International sports competitions have perhaps the second most widespread and normalised use of national flags and symbols after the military. Undoubtedly, sport—both in terms of athlete accomplishments and sporting events organisation—are a source of reputation for a country. Nations use sport to tell stories of their role in fostering achievers, winners, overcomers, and even triumphant underdogs. International sporting events are drama-laden displays of national unity and purpose.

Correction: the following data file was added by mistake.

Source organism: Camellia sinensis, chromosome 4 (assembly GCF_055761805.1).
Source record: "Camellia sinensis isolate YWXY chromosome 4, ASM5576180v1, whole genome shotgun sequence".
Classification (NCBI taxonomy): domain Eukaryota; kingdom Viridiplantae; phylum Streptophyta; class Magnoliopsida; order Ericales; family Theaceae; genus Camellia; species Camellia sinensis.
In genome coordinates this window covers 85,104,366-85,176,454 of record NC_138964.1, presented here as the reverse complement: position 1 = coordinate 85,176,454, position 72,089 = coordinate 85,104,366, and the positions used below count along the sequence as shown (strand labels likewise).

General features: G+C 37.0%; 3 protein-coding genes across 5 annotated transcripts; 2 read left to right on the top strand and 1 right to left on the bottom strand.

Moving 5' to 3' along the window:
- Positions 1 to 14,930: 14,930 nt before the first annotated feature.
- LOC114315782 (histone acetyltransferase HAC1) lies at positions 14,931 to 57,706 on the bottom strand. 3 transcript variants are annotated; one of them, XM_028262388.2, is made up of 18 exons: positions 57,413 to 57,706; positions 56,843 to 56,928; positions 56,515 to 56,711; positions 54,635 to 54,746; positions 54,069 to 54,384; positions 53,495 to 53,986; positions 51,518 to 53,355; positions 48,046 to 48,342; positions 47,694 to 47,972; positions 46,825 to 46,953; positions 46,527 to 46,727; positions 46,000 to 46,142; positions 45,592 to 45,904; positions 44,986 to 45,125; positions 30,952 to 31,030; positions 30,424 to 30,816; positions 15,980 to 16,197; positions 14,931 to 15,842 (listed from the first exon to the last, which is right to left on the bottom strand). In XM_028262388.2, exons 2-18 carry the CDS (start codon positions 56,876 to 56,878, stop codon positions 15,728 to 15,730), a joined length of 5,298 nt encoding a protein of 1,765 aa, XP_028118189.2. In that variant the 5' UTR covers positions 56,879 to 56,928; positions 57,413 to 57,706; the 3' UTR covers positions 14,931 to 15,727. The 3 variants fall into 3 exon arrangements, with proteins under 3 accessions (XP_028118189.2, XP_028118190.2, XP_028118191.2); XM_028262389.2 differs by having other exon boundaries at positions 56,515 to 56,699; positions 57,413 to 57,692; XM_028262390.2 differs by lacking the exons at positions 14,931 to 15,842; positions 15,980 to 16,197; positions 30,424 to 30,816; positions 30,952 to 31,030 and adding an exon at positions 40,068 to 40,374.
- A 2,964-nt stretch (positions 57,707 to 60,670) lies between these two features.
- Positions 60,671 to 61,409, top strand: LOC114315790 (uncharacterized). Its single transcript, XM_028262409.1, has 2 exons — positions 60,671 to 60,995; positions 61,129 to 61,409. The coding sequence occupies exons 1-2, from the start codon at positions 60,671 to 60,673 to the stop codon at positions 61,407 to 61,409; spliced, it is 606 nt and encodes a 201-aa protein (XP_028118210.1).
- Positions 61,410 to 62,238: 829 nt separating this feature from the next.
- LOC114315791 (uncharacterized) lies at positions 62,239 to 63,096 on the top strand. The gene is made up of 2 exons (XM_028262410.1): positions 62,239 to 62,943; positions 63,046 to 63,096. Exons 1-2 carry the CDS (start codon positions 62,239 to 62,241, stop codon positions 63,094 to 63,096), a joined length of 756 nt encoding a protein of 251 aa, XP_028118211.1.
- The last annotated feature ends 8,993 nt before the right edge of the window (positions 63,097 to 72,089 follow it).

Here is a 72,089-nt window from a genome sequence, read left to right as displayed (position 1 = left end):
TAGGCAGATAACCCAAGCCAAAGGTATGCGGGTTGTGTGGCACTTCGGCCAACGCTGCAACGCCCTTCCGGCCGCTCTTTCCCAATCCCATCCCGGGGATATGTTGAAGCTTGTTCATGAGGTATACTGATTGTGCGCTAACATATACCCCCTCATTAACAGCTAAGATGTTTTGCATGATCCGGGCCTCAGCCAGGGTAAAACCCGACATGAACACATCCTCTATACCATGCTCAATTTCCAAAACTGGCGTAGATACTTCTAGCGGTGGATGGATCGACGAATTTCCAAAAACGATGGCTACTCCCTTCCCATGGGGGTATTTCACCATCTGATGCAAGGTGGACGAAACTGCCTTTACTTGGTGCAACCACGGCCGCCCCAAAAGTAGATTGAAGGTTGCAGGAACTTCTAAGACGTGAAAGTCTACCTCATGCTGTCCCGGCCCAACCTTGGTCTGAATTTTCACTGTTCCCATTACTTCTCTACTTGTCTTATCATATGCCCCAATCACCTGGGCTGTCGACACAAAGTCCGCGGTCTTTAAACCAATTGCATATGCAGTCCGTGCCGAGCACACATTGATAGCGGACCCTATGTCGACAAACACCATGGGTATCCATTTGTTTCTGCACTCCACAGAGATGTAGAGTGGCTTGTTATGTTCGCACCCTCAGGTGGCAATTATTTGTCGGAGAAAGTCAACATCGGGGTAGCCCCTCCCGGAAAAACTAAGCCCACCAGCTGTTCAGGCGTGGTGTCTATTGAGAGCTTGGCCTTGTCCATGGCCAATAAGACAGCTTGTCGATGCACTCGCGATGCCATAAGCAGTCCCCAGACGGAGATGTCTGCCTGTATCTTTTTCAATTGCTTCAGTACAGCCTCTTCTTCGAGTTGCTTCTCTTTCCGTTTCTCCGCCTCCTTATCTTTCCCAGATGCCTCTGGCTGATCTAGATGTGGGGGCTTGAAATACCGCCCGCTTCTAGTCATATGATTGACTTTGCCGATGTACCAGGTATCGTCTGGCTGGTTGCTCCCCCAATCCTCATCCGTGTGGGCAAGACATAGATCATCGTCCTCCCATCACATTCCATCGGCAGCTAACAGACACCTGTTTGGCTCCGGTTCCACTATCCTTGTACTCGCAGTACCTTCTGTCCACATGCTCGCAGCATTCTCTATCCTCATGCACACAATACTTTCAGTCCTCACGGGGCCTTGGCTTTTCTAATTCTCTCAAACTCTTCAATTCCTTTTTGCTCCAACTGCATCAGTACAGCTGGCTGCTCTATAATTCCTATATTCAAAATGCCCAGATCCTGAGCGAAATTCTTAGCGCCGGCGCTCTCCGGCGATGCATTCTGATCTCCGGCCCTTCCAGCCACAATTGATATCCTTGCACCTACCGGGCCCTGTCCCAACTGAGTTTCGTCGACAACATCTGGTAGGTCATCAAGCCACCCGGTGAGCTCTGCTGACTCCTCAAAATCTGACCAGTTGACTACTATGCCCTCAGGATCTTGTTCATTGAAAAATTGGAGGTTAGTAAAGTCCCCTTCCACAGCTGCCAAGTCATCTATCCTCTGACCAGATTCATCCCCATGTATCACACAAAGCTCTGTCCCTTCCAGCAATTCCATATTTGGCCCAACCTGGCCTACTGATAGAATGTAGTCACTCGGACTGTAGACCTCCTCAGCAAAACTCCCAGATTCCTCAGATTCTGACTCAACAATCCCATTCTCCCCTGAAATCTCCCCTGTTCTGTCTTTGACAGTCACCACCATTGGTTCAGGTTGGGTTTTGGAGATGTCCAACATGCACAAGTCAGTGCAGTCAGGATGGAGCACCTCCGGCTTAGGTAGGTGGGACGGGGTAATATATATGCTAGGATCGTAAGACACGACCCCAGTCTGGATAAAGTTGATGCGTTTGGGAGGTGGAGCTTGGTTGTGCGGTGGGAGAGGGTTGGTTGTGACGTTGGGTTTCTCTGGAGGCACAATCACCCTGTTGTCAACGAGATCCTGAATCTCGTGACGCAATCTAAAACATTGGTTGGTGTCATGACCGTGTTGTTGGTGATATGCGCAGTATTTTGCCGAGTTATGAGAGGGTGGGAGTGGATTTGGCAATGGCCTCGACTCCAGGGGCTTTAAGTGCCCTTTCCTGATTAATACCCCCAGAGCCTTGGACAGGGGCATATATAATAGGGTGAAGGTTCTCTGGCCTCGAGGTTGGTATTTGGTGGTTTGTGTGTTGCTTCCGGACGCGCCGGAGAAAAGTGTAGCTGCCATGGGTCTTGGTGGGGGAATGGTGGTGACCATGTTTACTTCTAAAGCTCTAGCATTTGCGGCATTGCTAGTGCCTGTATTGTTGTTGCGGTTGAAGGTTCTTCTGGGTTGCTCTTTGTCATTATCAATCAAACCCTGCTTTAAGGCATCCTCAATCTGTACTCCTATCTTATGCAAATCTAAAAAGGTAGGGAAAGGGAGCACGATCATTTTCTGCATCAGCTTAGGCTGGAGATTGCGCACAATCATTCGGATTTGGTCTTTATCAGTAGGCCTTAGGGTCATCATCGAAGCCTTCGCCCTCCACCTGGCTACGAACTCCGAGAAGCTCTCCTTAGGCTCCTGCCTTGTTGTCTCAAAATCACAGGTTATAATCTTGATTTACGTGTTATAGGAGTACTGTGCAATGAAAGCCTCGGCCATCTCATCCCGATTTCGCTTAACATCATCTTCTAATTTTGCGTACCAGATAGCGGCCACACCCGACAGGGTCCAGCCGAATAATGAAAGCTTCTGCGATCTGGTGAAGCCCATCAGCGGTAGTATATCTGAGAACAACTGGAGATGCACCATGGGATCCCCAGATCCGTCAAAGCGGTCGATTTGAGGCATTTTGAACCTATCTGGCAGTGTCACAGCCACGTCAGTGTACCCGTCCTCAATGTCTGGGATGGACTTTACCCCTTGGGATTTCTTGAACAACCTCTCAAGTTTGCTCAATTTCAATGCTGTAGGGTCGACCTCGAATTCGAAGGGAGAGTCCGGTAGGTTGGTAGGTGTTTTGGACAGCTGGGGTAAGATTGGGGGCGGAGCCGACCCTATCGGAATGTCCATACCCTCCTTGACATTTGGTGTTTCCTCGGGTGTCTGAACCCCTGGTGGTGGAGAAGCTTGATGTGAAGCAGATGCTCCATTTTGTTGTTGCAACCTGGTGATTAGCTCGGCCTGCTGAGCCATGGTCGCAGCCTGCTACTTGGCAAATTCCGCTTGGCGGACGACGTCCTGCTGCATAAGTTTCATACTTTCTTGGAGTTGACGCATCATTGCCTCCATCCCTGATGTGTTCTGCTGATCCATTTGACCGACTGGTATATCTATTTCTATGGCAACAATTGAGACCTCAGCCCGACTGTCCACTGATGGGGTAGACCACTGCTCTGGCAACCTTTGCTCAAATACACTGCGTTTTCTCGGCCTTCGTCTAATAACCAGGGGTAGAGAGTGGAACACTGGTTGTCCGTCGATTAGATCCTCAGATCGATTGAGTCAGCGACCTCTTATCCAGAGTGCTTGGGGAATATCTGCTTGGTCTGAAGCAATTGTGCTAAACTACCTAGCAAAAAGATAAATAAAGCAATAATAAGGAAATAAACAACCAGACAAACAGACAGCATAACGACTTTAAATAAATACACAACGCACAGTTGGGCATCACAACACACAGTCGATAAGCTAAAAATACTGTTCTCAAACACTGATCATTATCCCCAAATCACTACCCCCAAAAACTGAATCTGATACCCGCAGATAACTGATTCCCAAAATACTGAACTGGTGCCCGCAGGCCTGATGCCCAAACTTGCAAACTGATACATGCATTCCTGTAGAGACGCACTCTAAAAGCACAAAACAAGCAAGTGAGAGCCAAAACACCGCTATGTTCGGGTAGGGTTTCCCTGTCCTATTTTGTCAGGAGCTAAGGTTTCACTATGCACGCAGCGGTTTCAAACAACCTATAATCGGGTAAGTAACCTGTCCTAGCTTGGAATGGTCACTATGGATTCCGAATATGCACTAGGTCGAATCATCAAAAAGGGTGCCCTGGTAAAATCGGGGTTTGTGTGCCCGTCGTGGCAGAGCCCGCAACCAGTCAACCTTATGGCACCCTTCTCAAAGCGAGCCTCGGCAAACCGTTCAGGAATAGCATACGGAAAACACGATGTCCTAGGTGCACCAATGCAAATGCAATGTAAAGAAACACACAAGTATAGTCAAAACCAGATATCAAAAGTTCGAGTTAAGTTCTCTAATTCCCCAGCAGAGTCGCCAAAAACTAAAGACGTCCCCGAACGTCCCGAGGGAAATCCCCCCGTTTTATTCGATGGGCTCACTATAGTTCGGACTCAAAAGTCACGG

Sport is increasingly featured in national strategic documents pertaining to public diplomacy. Different in size, form, and vision, the documents nonetheless demonstrate that there is a certain strategic communications approach to sport, which might point to high soft power value. Using both the strategies and the communication surrounding mega sports events, this report aims to analyse and compare the national strategic communications messaging—what stories nations tell, and how they position themselves externally. This research adopts the NATO Strategic Communications Centre of Excellence definition: ‘Strategic communications encompass multiple elements of public diplomacy, political marketing, persuasion, international relations, military strategy, and many others. Strategic communications [are] a holistic approach to communication, based on values and interests, that encompasses everything an actor does to achieve objectives, in a contested environment. Building on Michelsen and Woodier’s research specifically on Olympic strategic communications, the strategic communications aspect of sports diplomacy is defined here as sport-related planned interventions into the information environment, ‘with observable effects on that environment, which serve international political ends’.